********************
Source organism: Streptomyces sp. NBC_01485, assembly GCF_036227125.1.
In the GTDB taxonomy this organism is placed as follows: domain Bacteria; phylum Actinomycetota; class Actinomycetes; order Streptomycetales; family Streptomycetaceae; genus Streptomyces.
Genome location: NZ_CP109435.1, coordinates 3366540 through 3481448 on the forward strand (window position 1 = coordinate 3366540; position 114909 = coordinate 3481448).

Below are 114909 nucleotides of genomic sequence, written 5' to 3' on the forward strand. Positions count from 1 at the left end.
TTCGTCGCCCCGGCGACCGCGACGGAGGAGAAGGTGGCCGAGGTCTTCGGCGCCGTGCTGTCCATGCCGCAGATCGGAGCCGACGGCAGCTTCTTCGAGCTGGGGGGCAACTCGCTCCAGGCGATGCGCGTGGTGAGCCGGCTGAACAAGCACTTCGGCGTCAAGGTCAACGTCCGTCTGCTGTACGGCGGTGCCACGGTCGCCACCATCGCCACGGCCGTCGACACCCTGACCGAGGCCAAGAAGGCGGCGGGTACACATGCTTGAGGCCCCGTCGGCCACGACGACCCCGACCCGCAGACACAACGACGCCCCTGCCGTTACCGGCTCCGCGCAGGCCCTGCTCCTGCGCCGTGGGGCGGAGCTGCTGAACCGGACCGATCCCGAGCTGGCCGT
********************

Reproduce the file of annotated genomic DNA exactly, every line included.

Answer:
Source organism: Streptomyces sp. NBC_01485, assembly GCF_036227125.1.
In the GTDB taxonomy this organism is placed as follows: domain Bacteria; phylum Actinomycetota; class Actinomycetes; order Streptomycetales; family Streptomycetaceae; genus Streptomyces.
Genome location: NZ_CP109435.1, coordinates 3366540 through 3481448 on the forward strand (window position 1 = coordinate 3366540; position 114909 = coordinate 3481448).

Below are 114909 nucleotides of genomic sequence, written 5' to 3' on the forward strand. Positions count from 1 at the left end.
TTCGTCGCCCCGGCGACCGCGACGGAGGAGAAGGTGGCCGAGGTCTTCGGCGCCGTGCTGTCCATGCCGCAGATCGGAGCCGACGGCAGCTTCTTCGAGCTGGGGGGCAACTCGCTCCAGGCGATGCGCGTGGTGAGCCGGCTGAACAAGCACTTCGGCGTCAAGGTCAACGTCCGTCTGCTGTACGGCGGTGCCACGGTCGCCACCATCGCCACGGCCGTCGACACCCTGACCGAGGCCAAGAAGGCGGCGGGTACACATGCTTGAGGCCCCGTCGGCCACGACGACCCCGACCCGCAGACACAACGACGCCCCTGCCGTTACCGGCTCCGCGCAGGCCCTGCTCCTGCGCCGTGGGGCGGAGCTGCTGAACCGGACCGATCCCGAGCTGGCCGT